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To lift people into prosperity, we must discuss Idaho management of federal lands

To lift people into prosperity, we must discuss Idaho management of federal lands

Fred Birnbaum
February 5, 2015
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February 5, 2015

Critics of the notion there is economic value in transferring federal lands to Idaho want Idahoans to believe it's time to lay this idea to rest.

Let's be clear: The legal hurdles are huge, as it is difficult to imagine the federal government relinquishing so much land and power easily. However, it is time for Westerners in general and Idahoans in particular to highlight the economic cost of continuing to allow the federal government to squat on Western lands and smother our economy.

The issue of federal land transfer should not be seen as some isolated pursuit designed to appease people who dislike the federal government or simply want to stir up rural voters. Ten Western states have examined federal land transfer, and some, such as Utah, believe there exists real economic value in pursuing the idea.

Curious why we must have this discussion? Visit rural parts of Idaho, like Grangeville, Orofino, Idaho City and Challis, where the economic base has largely evaporated as timber harvesting and mining continues to decline or has disappeared altogether.

Changing how federal lands are managed in Idaho is the key to reversing many of the negative economic trends that have depressed our economic growth for decades. Progressives never tire of pointing out that Idaho's per capita income is among the lowest of any state in the union, as is K-12 per capita education funding.

We are also told tax receipts are very low on a per capita basis. This last point may seem odd because Idaho's top income tax rate is higher than all adjacent states with the exception of Oregon, which has no sales tax. Any fair-minded person reviewing the combination of sales and income taxes in Washington (no income tax), Montana (lower income tax and no sales tax), Oregon (higher income tax but no sales tax), Wyoming (no income and lower sales tax), Utah (lower income and roughly the same sales when groceries are accounted for) and Nevada (no income tax) would not say that Idaho is undertaxed.

Perhaps our tax base is just too small.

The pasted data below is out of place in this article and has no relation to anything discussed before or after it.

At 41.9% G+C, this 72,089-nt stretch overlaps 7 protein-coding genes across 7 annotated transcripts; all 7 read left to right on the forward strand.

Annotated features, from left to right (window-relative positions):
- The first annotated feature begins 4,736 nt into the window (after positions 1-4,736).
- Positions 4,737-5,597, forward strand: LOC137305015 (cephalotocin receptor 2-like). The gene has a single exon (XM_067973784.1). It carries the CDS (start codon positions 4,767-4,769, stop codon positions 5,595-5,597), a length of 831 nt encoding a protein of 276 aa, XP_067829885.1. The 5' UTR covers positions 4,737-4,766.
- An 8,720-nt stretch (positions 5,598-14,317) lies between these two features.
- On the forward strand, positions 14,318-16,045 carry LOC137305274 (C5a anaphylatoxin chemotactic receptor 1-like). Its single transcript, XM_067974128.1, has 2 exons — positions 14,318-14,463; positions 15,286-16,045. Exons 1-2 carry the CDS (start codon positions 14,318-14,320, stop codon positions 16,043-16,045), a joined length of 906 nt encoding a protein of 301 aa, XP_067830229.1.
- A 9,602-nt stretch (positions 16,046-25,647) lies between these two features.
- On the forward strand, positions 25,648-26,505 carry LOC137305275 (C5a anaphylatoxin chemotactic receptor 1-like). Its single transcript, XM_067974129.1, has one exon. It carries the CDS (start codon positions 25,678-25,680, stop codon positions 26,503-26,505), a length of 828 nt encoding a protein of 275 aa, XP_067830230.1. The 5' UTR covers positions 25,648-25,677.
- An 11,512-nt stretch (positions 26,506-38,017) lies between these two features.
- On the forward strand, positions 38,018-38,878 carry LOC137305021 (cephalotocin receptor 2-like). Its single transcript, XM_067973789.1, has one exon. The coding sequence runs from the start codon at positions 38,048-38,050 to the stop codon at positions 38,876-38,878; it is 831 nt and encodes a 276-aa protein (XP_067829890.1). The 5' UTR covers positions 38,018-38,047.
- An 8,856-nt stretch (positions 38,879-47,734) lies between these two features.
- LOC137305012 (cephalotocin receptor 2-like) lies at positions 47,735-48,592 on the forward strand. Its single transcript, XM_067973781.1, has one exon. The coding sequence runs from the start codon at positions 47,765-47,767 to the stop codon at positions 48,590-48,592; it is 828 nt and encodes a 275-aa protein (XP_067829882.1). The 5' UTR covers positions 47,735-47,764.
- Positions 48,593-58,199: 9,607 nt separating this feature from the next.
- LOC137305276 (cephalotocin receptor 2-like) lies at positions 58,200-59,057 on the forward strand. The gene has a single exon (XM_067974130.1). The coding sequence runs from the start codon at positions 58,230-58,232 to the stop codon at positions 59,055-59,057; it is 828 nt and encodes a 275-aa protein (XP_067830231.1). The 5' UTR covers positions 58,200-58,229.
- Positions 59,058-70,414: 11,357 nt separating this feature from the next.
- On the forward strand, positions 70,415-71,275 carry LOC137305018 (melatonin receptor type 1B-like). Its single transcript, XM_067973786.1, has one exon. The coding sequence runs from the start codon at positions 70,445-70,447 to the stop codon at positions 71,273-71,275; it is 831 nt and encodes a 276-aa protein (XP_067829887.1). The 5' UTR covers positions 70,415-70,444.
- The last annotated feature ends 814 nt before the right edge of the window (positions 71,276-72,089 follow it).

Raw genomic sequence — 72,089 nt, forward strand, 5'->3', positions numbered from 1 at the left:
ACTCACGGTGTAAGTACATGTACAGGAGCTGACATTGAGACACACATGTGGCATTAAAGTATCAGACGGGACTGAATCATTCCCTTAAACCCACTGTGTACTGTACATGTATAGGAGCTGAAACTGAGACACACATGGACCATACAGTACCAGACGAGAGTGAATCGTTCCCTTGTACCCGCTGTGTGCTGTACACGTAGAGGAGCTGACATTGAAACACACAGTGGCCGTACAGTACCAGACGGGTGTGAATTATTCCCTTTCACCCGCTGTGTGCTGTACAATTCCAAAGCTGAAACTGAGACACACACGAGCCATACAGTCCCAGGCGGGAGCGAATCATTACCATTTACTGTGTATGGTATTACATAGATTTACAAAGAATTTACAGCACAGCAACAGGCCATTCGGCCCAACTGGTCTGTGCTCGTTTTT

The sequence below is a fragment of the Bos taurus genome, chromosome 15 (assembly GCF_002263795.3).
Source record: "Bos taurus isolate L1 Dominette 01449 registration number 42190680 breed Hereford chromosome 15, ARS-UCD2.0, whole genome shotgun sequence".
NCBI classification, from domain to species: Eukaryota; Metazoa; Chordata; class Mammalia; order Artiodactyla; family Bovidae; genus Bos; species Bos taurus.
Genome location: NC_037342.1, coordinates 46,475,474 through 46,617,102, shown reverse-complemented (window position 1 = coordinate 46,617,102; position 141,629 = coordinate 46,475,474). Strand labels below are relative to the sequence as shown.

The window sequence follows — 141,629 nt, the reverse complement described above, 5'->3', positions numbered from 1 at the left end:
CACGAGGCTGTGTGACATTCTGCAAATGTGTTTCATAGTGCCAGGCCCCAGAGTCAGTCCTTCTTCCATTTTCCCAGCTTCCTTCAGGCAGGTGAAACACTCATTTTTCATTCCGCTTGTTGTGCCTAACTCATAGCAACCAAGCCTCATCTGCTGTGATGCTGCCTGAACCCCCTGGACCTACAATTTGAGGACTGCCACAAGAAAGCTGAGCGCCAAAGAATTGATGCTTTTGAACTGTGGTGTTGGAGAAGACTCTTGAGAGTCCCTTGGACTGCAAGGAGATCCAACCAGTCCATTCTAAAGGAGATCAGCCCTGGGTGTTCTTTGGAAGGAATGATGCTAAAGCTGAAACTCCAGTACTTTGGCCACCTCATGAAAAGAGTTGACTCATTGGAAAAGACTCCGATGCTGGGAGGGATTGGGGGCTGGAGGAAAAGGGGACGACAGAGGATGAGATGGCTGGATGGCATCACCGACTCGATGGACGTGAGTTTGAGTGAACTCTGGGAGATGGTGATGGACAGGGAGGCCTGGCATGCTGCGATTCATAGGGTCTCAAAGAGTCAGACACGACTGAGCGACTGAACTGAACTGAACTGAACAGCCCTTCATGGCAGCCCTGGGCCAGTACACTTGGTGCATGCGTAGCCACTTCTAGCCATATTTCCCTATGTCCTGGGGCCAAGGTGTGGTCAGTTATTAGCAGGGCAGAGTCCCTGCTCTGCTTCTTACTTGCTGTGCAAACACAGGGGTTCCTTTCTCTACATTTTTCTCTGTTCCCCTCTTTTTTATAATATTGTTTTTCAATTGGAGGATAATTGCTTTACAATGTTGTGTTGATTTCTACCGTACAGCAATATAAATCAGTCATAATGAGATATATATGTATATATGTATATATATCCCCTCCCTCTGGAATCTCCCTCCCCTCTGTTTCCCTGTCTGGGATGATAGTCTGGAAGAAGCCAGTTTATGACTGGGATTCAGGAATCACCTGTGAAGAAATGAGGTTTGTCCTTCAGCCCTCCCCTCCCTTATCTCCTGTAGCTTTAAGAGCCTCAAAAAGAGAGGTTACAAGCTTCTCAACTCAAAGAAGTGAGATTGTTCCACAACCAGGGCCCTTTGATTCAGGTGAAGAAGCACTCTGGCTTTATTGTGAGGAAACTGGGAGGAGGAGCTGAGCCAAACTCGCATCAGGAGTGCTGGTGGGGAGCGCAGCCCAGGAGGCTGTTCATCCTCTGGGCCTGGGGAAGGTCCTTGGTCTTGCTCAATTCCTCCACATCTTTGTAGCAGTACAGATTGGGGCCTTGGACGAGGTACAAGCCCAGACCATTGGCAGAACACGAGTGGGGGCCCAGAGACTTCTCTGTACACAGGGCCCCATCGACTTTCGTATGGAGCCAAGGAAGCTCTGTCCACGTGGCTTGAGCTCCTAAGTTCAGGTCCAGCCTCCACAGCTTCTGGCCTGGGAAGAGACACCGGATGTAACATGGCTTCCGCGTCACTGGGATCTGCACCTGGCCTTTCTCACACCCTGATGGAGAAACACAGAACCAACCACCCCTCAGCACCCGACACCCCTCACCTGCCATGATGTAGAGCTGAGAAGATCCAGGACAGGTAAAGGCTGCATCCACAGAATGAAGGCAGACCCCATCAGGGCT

Progressives, who favor a larger role for government, would have you believe Idaho is failing because it does not spend enough on education and infrastructure and foolishly adopted right-to-work legislation in the 1980s. They have it completely backward.

Data from the U.S. Bureau of Economic Analysis reveal Idaho's per capita income as a percentage of national per capita income was more than 90 percent in the mid-1970s (the last year it was more than 90 percent was 1976 - long before right-to-work was enacted) and has never been that high since.

In 2013 it was 80.8 percent of national income.

While it is certainly true that the timber (and mining) industry has changed and the related infrastructure has crumbled in Idaho, we ought to consider the revival of these industries as a key part of the rural economic growth puzzle.

Why is this so and what has that got to do with the possible transfer of federal lands?

The Montana-based Property and Environment Research Center just released a report that compares the revenues and expenses for federal vs. state trust (endowment) lands in Idaho, Montana, New Mexico and Arizona. All four states have both federal and state lands used for timber harvesting, mining, grazing and recreation.

On federal lands, the only resource that generates a positive return is mining in contrast with all of the states, including Idaho, that generate a positive return for timber harvesting, grazing, mining and recreation.

In total, the federal government generates only $0.73 in revenue per dollar spent, while states generate $14.51 per dollar spent. The research is thorough and complex, but it exposes this fact: Economic growth could explode if Idaho managed its own lands.

Money the federal government hands back to the state in exchange for holding the land is a tiny fraction of the dollars proper management could generate - and that's before recent federal cuts to those allotments.

One study might not provide the answers, but it suggests why we must have this debate. If we want to lift families out of poverty, power innovation and properly fund education and transportation initiatives, this debate must continue.

Note: This piece was first published by the Idaho Statesman. Click here to see that article.  
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